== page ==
“If you can see past the grime, the displays themselves are of limited interest unless you have some idea of what it is all about. A saddle sitting on a log is just a saddle sitting on a log unless you have some idea why it’s there.” To be fair, no one expects to come away from a pioneer museum struggling on the horns of an existential dilemma.
Even Bozeman’s Museum of the Rockies, a world-renowned repository of rare dinosaur fossils, occasionally fails to impress:
“We went to the museum hoping for an informative and enlightening experience, instead we found an environment of loosely controlled mayhem resembling a daycare facility.” Just for the record, Loosely Controlled Mayhem would be a great name for an ironic punk band.
And then there’s our weather, which is famously unaffected by negative reviews. How many tourists who visit Montana have had their summer vacations completely ruined by the unexpected appearance of an early summer snowstorm? Judging by the online reviews, a lot. With all the information readily available on the internet, there’s no excuse for anyone to be unaware that snow can fall here in any month that begins with a capital letter. This disappointed glamper was caught off guard at a Gardiner dude ranch:
“We stayed in July and it SNOWED on our way up. I’m a Summer person not a winter one. We could see our breath in the tent so asked for a heater...On our way to breakfast the water in the trofts [sic] was frozen...My husband and I are over 6 foot tall and we’re [sic] promised a queen bed witch [sic] they have in one of the tents but we didn’t stay in that tent. We got the full size bed where our feet hung off in the cold tent! The view was amazing if you can stand the smell of 20 horses next to your car.” Ew, the smell of horses. What did she think a dude ranch was, a rustic collection of Jeff Spicolis?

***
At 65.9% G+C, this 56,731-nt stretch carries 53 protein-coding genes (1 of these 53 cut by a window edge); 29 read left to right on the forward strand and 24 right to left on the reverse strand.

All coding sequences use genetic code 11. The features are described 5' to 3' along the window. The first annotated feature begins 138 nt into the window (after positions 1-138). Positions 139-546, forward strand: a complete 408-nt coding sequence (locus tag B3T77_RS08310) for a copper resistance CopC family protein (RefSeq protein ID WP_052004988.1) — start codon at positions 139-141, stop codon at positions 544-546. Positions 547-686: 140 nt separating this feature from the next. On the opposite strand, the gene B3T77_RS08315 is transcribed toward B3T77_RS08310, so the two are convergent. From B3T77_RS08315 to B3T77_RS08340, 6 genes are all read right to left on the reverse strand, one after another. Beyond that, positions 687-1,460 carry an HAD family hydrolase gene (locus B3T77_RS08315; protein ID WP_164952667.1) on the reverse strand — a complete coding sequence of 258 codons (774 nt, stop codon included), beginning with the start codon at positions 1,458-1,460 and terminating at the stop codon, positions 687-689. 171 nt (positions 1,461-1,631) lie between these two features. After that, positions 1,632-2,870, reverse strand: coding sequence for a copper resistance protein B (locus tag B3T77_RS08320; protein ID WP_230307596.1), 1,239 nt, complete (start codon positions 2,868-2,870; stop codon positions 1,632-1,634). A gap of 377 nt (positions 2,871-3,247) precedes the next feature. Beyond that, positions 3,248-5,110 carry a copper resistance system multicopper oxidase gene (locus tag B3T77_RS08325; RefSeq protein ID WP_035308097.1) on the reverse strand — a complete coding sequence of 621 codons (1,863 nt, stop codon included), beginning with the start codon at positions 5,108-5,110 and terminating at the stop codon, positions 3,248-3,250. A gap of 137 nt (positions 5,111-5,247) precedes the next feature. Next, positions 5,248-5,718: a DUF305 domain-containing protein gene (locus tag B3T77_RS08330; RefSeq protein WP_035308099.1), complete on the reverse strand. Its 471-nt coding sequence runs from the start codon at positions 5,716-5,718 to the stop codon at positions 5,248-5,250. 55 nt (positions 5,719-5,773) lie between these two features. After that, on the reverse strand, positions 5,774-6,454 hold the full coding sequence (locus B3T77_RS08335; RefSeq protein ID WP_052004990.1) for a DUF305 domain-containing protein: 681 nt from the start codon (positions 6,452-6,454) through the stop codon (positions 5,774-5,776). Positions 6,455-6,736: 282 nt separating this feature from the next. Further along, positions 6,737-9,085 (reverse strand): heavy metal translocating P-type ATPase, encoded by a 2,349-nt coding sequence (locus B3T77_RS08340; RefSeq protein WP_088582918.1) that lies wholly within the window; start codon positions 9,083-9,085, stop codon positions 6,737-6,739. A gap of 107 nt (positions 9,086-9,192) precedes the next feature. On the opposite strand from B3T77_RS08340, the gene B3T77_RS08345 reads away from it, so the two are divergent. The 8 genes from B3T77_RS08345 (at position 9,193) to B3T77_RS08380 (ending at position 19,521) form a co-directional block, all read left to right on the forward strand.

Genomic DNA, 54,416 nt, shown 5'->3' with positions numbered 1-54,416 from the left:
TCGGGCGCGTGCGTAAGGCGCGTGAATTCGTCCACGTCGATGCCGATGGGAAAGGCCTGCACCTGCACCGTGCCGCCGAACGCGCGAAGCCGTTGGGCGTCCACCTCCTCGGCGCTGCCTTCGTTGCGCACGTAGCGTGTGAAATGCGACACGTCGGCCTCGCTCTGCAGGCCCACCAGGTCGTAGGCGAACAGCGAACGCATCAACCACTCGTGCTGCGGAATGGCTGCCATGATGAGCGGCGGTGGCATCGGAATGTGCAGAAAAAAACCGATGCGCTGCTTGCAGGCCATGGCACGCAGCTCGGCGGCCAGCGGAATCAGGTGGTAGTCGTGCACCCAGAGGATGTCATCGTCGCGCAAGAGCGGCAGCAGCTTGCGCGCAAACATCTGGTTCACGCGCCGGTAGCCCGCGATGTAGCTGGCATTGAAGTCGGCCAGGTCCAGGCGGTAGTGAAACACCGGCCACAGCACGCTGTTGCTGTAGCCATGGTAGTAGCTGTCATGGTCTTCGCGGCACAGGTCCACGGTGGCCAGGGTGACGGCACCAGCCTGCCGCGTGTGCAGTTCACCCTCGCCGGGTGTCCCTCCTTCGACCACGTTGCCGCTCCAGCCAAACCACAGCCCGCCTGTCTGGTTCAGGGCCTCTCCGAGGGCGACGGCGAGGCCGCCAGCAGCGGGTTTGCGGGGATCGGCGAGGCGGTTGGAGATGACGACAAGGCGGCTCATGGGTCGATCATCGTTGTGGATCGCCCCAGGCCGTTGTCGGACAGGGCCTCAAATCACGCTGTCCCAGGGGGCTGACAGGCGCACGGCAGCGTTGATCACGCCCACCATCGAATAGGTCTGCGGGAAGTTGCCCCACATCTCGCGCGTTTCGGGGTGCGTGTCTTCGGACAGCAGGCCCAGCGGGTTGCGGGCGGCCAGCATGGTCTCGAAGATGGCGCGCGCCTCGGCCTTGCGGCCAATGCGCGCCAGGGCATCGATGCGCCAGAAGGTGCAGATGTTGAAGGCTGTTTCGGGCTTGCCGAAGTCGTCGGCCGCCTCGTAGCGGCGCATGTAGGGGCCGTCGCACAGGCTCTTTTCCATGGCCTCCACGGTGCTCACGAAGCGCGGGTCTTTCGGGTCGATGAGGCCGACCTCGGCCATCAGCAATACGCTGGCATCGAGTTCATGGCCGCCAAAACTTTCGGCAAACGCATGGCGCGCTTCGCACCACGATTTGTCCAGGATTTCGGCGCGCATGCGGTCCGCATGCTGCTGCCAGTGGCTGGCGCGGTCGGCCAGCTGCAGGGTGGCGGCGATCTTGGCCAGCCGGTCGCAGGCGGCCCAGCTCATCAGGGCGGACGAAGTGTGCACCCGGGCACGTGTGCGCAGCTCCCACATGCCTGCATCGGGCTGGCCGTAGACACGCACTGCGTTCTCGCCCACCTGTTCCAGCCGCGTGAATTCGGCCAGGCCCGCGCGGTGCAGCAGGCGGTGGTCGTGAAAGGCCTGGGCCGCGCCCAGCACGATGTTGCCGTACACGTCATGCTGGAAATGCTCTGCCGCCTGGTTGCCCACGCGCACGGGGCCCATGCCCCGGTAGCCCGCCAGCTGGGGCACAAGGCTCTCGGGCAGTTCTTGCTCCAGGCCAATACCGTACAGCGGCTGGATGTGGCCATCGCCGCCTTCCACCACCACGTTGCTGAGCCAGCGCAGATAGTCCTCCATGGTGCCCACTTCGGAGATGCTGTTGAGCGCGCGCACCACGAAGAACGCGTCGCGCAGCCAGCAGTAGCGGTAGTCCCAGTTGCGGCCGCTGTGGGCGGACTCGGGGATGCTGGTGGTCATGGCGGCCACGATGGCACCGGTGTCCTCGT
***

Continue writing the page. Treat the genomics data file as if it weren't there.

No matter the inherent beauty of the attraction or its surroundings, someone will come away grumbling. “William Clark, the Original Bart Simpson” was the title of one dismissal of Pompey’s Pillar. How about Medicine Rocks State Park, in southeast Montana? “No clear trails, no ranger on duty, no water, no trash, one vault toilet shared by the entire park, no fires, no maps except an information board at the entrance, and it cost $28 as an out of state camper.”
Other than that, Mrs. Lincoln, how did you enjoy the play?
The Upper Missouri River Breaks National Monument (“So many mosquitoes!”), Painted Rocks Reservoir (“The campground host is a Nazi!”), Prairie Dog Town near Greycliff (“Kiddies may see a cute critter get shot.”)—all victims of one-star reviews. It seems almost every attraction, event, museum, or geological oddity in Montana gets at least one scathing review from someone who might be having a bad day, or (more likely) didn’t do their homework before traveling to the spot.
For me, online research is second nature. For instance, I already knew that, at five-and-a-half feet tall, I’d have little trouble squeezing through the fissures and openings of the Lewis and Clark Caverns, unlike this poor bastard:
“As a person of height and weight (6’ 5” and over 300 lbs) I had a very negative experience in these caverns. I hit my head over 50 times and, for days later, still have a very sore head with headaches. Hopefully, this helps someone from not experiencing the headaches I have today.”
When touring around Montana, a bit of research can help you avoid headaches, both figurative and literal, and perhaps your experience will result in a five-star review.